14 23 March 2005 Security Planning Recommendations l NSF should impose security requirements on grant awards –include a security plan and a security budget l NSF should fund study to investigate replacements for passwords which are user friendly – careful about One Time Passwords (OTP) l NSF should increase support (find balance?) for security tool development –automated security tool development l Community should build cooperation relations with firewall/router vendors to address common needs

15 23 March 2005 Future Meetings l Face-to-face meetings of security professionals, users, management, and agency program managers are valuable and should continue. –…not incident based! l NSF and other agencies should sponsor an annual event to provide forum for establishing and maintaining trust infrastructure. …but avoid duplication with existing forums!

16 23 March 2005 From a CSS Participant Near the end of the second day in DC, it occurred to me that, hey, here's a room full of security-minded people, so I bet we're batting close to (if not at) 100% in the non-sniffability game. So I fired up a copy of tcpdump just to check... There were numerous unencrypted connections to pop and imap and smtp servers…..perhaps they were using PGP-encryption…….even so, I've got {hostname, username, password} information that quite a few people used to identify themselves to their mail servers.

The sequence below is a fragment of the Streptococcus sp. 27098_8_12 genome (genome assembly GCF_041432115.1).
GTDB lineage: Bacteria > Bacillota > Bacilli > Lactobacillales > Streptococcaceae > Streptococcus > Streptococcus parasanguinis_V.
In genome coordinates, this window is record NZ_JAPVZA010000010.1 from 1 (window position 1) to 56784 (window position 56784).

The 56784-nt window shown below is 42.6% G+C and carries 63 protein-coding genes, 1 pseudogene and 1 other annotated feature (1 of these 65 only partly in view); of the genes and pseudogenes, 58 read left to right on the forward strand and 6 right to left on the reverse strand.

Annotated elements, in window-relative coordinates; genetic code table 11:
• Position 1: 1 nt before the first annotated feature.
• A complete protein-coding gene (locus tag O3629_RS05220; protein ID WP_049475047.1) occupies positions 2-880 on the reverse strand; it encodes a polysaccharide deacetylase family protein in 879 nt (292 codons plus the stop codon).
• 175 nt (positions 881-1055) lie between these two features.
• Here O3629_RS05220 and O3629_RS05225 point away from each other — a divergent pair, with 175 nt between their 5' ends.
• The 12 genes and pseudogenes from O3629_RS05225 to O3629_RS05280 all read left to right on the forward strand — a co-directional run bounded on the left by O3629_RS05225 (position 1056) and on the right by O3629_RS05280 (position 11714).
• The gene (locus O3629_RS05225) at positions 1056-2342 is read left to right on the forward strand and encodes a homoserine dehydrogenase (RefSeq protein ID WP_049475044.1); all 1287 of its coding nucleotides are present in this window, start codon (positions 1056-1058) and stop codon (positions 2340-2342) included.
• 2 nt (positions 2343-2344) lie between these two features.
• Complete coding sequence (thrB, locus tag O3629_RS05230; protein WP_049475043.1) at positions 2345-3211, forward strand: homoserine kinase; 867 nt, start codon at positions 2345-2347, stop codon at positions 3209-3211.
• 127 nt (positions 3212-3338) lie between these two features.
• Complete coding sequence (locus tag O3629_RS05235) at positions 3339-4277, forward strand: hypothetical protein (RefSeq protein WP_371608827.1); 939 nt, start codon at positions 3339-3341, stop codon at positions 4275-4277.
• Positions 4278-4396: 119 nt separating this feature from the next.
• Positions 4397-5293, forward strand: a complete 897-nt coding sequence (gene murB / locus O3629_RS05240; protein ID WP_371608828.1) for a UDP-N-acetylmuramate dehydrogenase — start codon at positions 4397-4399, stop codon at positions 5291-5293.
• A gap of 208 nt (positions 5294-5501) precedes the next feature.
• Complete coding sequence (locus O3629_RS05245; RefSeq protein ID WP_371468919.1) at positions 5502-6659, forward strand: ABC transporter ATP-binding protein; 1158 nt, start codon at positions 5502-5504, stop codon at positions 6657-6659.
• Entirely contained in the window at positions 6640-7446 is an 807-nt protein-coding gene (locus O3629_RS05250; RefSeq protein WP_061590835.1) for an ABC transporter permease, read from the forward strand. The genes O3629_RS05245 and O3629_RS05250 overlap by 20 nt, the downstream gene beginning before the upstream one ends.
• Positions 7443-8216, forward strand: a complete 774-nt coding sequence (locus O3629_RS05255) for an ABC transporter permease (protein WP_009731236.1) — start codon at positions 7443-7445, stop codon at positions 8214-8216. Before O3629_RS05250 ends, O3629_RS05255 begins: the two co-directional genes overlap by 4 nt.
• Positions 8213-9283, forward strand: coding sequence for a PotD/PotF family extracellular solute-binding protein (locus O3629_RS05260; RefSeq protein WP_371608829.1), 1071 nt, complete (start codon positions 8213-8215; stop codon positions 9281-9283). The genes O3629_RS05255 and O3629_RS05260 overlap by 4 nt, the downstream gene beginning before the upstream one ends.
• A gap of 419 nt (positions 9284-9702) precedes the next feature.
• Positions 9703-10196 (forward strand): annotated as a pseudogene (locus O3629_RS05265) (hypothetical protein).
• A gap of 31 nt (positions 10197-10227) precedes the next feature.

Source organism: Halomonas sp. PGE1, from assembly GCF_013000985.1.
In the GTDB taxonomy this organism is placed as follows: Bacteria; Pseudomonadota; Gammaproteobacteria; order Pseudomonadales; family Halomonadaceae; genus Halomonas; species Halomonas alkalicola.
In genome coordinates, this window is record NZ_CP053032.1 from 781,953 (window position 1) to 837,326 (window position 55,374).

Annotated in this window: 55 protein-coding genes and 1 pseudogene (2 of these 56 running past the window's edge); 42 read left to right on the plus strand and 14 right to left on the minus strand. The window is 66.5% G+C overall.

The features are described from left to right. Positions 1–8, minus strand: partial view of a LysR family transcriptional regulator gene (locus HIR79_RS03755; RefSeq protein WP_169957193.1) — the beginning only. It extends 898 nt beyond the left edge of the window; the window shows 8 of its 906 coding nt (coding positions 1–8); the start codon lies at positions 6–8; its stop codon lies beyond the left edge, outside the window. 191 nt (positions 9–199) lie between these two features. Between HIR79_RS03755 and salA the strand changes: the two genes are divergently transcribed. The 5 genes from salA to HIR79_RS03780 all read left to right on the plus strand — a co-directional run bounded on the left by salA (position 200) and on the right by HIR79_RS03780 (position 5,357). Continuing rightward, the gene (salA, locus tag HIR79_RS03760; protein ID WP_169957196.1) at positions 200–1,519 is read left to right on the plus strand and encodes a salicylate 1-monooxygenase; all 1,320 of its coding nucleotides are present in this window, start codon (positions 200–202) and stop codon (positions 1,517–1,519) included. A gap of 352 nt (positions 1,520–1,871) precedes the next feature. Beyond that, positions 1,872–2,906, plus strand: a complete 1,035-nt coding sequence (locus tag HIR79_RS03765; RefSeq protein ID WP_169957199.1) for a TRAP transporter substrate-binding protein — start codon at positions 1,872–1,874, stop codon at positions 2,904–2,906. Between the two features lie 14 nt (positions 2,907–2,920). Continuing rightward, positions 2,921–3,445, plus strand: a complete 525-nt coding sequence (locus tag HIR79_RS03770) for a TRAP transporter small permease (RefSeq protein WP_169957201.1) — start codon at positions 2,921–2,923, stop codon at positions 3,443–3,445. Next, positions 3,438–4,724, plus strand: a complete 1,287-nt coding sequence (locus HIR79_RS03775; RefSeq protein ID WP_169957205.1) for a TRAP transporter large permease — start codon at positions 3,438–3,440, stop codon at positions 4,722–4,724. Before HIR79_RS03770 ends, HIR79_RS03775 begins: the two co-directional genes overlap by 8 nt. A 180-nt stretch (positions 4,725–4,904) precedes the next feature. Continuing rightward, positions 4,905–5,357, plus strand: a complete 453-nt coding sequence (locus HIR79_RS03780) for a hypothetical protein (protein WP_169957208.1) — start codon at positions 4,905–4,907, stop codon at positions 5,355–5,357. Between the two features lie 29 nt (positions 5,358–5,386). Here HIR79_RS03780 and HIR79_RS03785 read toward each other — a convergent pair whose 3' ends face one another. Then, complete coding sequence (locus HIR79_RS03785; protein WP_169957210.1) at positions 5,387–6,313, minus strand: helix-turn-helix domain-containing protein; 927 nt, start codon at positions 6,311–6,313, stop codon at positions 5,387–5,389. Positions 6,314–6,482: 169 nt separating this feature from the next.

17 23 March 2005..and it gets worse….. But wait, it gets a lot worse. There were three telnet sessions active; one was to a host at a supercomputing center, and one of the others was to a machine in the domain! If we, individuals with an expressed interest in computer security, can't get it right -- 100% right -- how can we possibly expect Joe User to?

18 23 March 2005 Final Comments l l User Awareness / Education –security of wireless –basic connection to VPN l l Security Enterprise Service –simplify techno-jargon –simplify the procedures The problem of secure computing in an open environment with many users is unsolved, and it appears to be quite hard. The best we can hope for is gradual mitigation, converging on a safer world. Bill Cheswick

19 23 March 2005 End